At the conclusion of the Goechala trek in May 2017, it was a no brainer that the trekking bug had bitten us all. We’d already begun discussions in earnest as to where we’d head next. Over the course of 2017, we shared articles and pictures with one another and the momentum fortunately did not fizzle out. It was probably in February 2018 when we decided the forthcoming trek was going to be to Annapurna Base Camp in Nepal.
Decision making among us is not difficult in the least; the underlying motive is any place will suffice so long as we are assured of one another’s company.
When it came to narrowing down on the actual dates, only a few had reservations. But not too long after, it was decided that we’d all congregate in Kathmandu on 15 May 2018. We were a group of 12 classmates – five were from Nepal itself, two from Bangladesh, three from Kolkata, one from Sikkim and yours truly from Siliguri. Chettri from Sikkim, and I decided we’d drive to Nepal’s Bhadrapur airport and fly to Kathmandu.
And so we did, flying in from Bhadrapur, Dhaka and Kolkata on 15 May 2020. The party commenced at the hotel with a sense of serious urgency and this was just the beginning of what was to continue for the next two weeks. Busy as life and other trivialities are, we seem to be able to budget for fairly long drawn getaways. I mean, what is the hurry, anyway?
Last minute preparations and onward to Pokhara
The first day in Kathmandu on this particular trip remains a tad hazy, thanks to the unrestrained indulgence in intoxicants and more. The following day was set aside for last moment preppers like me to get their gear in order and make any purchases for the trek ahead. Given most group members were keen to go last moment shopping, Jemin took us across to an inexpensive area called Kalapatthar in Thamel.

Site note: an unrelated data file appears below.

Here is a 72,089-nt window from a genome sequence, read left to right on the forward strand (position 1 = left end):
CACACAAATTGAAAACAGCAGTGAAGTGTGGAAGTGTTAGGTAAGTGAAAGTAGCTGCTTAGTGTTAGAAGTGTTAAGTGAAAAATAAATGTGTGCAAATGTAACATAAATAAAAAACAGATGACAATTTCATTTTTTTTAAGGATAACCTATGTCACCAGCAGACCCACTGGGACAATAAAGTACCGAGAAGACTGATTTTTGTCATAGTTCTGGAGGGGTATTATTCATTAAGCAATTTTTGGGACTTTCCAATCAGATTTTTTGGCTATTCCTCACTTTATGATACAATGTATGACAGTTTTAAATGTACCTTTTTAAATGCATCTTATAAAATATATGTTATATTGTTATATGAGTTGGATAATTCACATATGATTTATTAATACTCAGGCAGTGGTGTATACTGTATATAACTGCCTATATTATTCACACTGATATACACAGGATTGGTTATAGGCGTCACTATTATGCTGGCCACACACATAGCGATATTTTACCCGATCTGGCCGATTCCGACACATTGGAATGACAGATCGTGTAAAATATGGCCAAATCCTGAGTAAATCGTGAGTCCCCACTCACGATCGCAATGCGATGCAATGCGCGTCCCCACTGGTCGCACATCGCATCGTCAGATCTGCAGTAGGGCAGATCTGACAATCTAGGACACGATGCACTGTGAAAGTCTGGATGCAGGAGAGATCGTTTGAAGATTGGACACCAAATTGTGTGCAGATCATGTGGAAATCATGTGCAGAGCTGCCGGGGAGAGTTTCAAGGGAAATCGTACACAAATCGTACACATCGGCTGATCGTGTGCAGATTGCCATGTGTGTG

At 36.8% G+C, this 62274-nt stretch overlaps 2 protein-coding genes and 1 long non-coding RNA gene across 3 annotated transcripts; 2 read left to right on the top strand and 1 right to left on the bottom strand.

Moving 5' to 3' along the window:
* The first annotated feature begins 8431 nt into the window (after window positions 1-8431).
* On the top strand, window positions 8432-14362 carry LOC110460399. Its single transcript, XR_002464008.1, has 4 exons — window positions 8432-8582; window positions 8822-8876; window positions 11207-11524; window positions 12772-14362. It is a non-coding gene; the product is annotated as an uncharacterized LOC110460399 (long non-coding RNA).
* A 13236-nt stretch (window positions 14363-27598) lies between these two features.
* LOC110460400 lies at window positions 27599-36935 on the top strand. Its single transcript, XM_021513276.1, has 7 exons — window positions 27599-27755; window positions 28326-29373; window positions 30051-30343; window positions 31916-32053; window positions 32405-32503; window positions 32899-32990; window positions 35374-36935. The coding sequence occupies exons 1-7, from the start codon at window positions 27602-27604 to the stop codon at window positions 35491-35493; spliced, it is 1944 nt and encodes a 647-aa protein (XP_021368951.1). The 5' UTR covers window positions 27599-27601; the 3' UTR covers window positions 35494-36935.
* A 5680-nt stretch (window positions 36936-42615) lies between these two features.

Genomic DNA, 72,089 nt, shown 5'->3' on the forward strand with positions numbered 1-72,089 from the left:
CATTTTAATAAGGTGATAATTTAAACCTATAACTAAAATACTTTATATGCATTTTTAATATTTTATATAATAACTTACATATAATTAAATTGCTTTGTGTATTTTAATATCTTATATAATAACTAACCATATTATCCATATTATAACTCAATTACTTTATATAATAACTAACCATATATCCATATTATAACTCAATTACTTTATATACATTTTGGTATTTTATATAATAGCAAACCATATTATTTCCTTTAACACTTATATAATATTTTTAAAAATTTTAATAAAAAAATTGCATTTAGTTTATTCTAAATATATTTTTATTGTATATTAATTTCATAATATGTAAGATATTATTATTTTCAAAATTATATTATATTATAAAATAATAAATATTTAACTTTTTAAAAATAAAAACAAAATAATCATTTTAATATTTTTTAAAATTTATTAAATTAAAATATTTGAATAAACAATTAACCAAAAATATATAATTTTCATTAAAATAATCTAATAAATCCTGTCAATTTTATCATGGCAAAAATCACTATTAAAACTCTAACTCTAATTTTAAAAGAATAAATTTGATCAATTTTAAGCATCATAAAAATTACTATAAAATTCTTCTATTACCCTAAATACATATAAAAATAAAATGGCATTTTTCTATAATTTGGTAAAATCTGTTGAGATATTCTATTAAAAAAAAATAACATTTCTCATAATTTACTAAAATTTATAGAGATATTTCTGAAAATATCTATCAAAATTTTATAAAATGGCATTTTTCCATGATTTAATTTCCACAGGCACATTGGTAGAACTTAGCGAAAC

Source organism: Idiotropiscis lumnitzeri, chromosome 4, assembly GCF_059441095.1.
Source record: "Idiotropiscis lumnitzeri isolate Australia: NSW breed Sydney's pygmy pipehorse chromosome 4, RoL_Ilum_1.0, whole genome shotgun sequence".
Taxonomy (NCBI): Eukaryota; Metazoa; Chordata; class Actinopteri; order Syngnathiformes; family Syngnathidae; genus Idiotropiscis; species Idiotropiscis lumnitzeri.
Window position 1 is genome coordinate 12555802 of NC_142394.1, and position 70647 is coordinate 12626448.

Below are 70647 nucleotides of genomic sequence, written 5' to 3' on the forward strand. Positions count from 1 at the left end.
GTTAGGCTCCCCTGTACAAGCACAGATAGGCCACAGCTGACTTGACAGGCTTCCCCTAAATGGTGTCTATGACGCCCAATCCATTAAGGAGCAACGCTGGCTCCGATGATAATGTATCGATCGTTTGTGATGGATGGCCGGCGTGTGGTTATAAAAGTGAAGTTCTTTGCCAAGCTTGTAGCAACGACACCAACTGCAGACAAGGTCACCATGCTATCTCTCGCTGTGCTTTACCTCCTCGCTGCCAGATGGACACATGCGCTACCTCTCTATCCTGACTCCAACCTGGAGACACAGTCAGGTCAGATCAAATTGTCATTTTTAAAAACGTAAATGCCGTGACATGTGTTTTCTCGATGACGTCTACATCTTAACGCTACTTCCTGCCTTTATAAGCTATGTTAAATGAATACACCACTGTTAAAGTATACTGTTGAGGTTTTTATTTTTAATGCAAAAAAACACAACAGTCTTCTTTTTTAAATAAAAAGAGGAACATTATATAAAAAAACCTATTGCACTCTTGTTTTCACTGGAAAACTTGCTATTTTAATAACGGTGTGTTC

We were staying in Thamel itself and it was therefore all easily accessible on foot. The lunch on the second day was a major trip highlight. Abit had invited us all to his place for an authentic Newari meal. The food was beyond any superlatives I can conjure but I will attempt one that should depict the picture. Even our ‘mostly vegetarian’ friend, Akhil, tasted goat brain as also the buff preparation.
Needless to say, the evening was celebrated in earnest, all the more so because the more level headed group members suggested alcohol would not be partaken of during the trek. And it was logical then to compensate for speculated losses in party time ahead.
The following morning, we were three groups travelling via different modes. Akhil, Ratul and Chat—the Kolkata boys—were going to fly to Pokhara. Abit, Parvez and Alam set out earliest since they were taking a bus along with most of the luggage. The rest of us were going to drive in Murtaza’s and Katwal’s cars. I was going to be among the driving lot because any opportunity to drive cannot be missed.
While much of the drive was uneventful, Katwal’s car began overheating when we were just shy of Pokhara. Luckily, the breakdown happened not too far from a repair shop and since the vehicle would need a parking place anyway, it was perhaps a blessing of sorts.